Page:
Good luck, and Merry Christmas to you!
    Marie
    PS As far as I remember, you had a cold or a flu last winter too ;)

    • Frank Davis says:

      PS As far as I remember, you had a cold or a flu last winter too ;)

      I had a variety of brief runny noses, which I thought might develop into colds, but I don’t remember a full-blown cold ever developing. Perhaps I’m getting old and forgetful?

      Unfortunately, I don’t have a real English fireplace – only a coal-effect electric one.

      • Marie says:

        I think you are, Frank. But I searched in wain for that post from last year.
        Thats a pity, you don’t have a fireplace. Maybe its my romantic view of England :)

      • beobrigitte says:

        I had a variety of brief runny noses, which I thought might develop into colds,

        Haven’t we all? Most of the time it’s gone within a couple of days after the ingestion of a few “hot toddies”.

        but I don’t remember a full-blown cold ever developing. Perhaps I’m getting old and forgetful?

        As you mix a lot less with people since the dictation of the smoking ban your immune system is not being kept busy and “trained”.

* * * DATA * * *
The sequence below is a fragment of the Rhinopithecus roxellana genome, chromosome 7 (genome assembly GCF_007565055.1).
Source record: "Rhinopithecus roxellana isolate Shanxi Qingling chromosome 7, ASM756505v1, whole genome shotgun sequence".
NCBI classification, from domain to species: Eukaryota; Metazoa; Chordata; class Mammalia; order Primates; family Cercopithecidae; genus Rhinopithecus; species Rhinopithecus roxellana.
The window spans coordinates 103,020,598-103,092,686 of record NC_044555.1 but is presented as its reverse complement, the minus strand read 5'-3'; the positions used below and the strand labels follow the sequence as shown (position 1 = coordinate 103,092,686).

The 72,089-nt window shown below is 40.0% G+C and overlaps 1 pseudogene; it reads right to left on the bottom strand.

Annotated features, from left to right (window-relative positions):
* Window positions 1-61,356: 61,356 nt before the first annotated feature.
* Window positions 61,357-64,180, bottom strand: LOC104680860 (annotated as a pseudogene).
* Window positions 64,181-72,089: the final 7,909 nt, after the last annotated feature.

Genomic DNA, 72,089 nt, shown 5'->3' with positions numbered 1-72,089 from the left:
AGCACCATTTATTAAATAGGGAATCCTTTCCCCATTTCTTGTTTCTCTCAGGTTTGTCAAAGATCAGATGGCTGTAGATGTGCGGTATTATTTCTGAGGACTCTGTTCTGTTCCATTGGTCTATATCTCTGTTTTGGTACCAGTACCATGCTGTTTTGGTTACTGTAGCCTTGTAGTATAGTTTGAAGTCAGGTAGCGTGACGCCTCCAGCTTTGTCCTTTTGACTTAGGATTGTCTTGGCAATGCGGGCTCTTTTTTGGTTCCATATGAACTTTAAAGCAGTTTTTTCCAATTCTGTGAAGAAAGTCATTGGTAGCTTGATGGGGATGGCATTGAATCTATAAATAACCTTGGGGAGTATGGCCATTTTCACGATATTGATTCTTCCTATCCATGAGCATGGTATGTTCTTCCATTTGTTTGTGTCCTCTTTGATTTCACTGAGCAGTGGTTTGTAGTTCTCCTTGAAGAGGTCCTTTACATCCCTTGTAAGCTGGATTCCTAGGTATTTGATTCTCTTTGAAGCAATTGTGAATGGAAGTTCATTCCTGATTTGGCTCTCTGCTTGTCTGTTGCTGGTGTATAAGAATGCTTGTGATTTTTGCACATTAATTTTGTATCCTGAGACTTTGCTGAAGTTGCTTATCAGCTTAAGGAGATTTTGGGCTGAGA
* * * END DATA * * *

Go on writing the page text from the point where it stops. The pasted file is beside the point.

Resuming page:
The anti-smoking brigade has cottoned on that the die-hard smokers kicked out the door in wind and weather is much more resilient to infections than the scared-to-death-anti-smoking-anti-every-fun-health fanatics.

        I must say that the “cold epidemic” in work has not affected me a great deal.

  4. harleyrider1978 says:

    Harley got lucky tonite I hit a cool grand at our local smoking indoors bingo YEEEHAWW!
    and a new puter to boot!

    Frank whiskey and honey is the cure………..don’t feel alone everybody in Kentucky is coming down with the head stuff in one fashion or another.

  5. harleyrider1978 says:

    Lungs from Heavy Smokers Can Be Safe for Double Transplant

    Media Contact: Cassie Brasseur, 312-202-5865, cbrasseur [at] sts [dot] org

    Los Angeles—Lungs from carefully selected donors with a heavy smoking history can be used with good results in adult, double-lung transplants, according to a study released today at the 49th Annual Meeting of The Society of Thoracic Surgeons held at the Los Angeles Convention Center.